I could stop right here and have no trouble concluding that the judge committed misconduct. It is wrong and highly abusive for a judge to exercise his power without the normal procedures and trappings of the adversary system — a motion, an opportunity for the other side to respond, a statement of reasons for the decision, reliance on legal authority. These niceties of orderly procedure are not designed merely to ensure fairness to the litigants and a correct application of the law, though they surely serve those purposes as well. More fundamentally, they lend legitimacy to the judicial process by ensuring that judicial action is — and is seen to be — based on law, not the judge’s caprice.”

    Owing to the Gertner Rule, virtually all pro se civil rights cases don’t even get past summary judgment, so the only evidence we have of judicial misconduct is a decision that makes no earthly sense. We have to be able to rely on this as evidence of misconduct, or it will never be exposed.

    The only way to fix this is to take it out of the hands of judges, and put it in the hands of the people. While we don’t want judges to answer to Congress, they ought to have to answer to us, because the only power they have, we entrust to them with the understanding that they will not abuse it. They have abused their trust — not in every case, but in enough cases where they are no longer worthy of our trust.

  7. I am confused. What is the point of these disciplinary hearings? The best (worst?) they can do is take away a judge’s caseload. Of course, thanks to Article III, the judge still gets full salary. So, to summarize, the ultimate punishment is no work for full pay. A lifetime of paid vacation. Cruel and unusual punishment, for sure, but certainly a strong deterrent.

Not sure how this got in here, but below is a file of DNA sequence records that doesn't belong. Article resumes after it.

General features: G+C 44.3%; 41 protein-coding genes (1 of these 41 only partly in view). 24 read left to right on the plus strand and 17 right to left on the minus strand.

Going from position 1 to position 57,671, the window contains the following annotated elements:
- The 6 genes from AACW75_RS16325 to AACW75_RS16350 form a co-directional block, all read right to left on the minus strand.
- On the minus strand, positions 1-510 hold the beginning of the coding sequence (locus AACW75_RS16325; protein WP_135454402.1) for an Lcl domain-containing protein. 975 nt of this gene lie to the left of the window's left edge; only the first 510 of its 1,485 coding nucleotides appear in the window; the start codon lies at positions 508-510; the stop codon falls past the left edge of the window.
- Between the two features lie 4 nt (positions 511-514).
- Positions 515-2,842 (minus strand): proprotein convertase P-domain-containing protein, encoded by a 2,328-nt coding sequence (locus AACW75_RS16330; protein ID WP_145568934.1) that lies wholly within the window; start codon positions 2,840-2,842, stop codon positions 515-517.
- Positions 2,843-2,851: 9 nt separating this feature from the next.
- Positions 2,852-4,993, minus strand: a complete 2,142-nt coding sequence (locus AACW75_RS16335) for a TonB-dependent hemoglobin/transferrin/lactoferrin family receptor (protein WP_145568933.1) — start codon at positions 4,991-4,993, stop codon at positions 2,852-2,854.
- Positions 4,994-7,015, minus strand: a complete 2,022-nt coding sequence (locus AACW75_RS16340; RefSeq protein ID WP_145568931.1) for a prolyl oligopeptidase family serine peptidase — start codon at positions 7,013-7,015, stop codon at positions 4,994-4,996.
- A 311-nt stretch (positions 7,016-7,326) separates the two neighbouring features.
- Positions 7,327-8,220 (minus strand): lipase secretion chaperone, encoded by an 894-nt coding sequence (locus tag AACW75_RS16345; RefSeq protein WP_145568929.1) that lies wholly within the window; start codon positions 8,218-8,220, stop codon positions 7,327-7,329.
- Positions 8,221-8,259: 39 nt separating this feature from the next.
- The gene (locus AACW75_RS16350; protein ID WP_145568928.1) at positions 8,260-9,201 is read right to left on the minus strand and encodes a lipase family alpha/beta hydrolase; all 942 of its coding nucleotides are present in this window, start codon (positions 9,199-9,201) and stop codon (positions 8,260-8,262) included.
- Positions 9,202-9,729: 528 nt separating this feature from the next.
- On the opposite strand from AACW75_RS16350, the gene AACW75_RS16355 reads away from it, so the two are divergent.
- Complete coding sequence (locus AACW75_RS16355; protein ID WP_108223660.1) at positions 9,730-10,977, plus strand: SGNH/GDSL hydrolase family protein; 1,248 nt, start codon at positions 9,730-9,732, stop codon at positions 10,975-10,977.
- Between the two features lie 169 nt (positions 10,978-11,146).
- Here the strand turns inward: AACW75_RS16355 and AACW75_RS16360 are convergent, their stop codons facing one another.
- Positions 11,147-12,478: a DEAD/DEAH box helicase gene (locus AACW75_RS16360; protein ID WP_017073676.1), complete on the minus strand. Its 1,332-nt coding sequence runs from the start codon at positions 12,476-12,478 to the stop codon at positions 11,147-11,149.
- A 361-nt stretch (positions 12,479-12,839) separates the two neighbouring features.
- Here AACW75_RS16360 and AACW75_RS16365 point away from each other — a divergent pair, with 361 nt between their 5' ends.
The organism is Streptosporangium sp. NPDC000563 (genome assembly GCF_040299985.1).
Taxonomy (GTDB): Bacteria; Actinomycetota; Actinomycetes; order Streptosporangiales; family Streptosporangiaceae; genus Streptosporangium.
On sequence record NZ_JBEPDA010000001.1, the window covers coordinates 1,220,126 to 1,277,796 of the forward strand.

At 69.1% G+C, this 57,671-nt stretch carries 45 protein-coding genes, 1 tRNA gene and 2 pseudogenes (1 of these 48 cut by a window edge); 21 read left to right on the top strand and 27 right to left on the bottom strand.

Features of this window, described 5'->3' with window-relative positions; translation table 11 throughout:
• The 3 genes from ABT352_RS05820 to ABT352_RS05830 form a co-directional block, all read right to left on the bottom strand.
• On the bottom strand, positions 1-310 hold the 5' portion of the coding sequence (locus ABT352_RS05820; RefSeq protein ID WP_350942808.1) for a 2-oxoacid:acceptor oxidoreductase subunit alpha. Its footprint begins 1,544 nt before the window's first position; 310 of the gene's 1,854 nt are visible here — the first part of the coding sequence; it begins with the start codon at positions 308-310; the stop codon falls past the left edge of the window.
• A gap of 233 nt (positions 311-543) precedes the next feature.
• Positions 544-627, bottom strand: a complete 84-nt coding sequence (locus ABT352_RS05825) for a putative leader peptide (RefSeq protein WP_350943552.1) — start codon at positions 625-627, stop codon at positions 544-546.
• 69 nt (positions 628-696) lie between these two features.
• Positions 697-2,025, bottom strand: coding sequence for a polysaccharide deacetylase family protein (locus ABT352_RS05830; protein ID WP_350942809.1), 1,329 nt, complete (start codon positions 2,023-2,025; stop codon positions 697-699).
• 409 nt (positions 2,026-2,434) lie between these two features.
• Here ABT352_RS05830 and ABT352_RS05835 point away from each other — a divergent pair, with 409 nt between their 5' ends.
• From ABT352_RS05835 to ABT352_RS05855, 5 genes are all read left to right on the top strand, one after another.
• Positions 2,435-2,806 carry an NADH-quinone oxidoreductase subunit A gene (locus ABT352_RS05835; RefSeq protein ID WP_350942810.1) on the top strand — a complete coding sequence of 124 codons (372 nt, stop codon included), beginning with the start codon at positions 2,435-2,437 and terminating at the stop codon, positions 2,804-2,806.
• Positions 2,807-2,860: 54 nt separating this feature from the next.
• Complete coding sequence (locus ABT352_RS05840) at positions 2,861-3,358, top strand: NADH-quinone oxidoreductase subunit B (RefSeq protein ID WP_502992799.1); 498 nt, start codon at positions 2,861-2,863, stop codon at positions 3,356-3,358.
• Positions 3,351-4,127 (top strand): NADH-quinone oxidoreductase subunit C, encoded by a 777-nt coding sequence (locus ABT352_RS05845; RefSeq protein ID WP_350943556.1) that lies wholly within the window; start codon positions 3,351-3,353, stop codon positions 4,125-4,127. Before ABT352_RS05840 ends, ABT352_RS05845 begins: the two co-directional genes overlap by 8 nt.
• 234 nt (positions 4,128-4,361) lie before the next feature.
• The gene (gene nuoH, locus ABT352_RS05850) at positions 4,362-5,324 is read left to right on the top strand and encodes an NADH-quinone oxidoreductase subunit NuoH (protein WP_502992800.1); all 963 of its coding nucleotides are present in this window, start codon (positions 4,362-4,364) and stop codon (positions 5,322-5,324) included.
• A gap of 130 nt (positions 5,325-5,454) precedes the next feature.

8. In the Eleventh Circuit, you cannot file a complaint against a judge without identifying yourself. Setting aside misconduct for a moment, there is no process by which to address/challenge the mental fitness of a judge who may be in decline. Even if you have the highest respect for that judge and don’t wish to cause him or her embarrassment or pain, there can come a time when the judge is no longer fit to serve. The only process of which I am aware is to file a complaint with the Circuit, in which you must identify yourself and thus potentially place your client’s interests in jeopardy.

    For misconduct, the same dilemma presents itself. As an example, it often took several months to get a hearing date in front of one of our judges while he was still on the bench. Clients would sit in pretrial detention, waiting for revocation hearings or sentencings, and you could not get a hearing set. If you filed a mandamus, you risked the judge’s ire being directed toward the client. So we waited. Members of the bar knew there were issues for years, but did nothing for fear of harming clients and their own professional reputations. The issue was only resolved when the judge was removed for other reasons.

    Lastly, chemo sucks. I am grateful that I don’t have personal experience, but this is an indisputable fact. I wish you well in your treatment.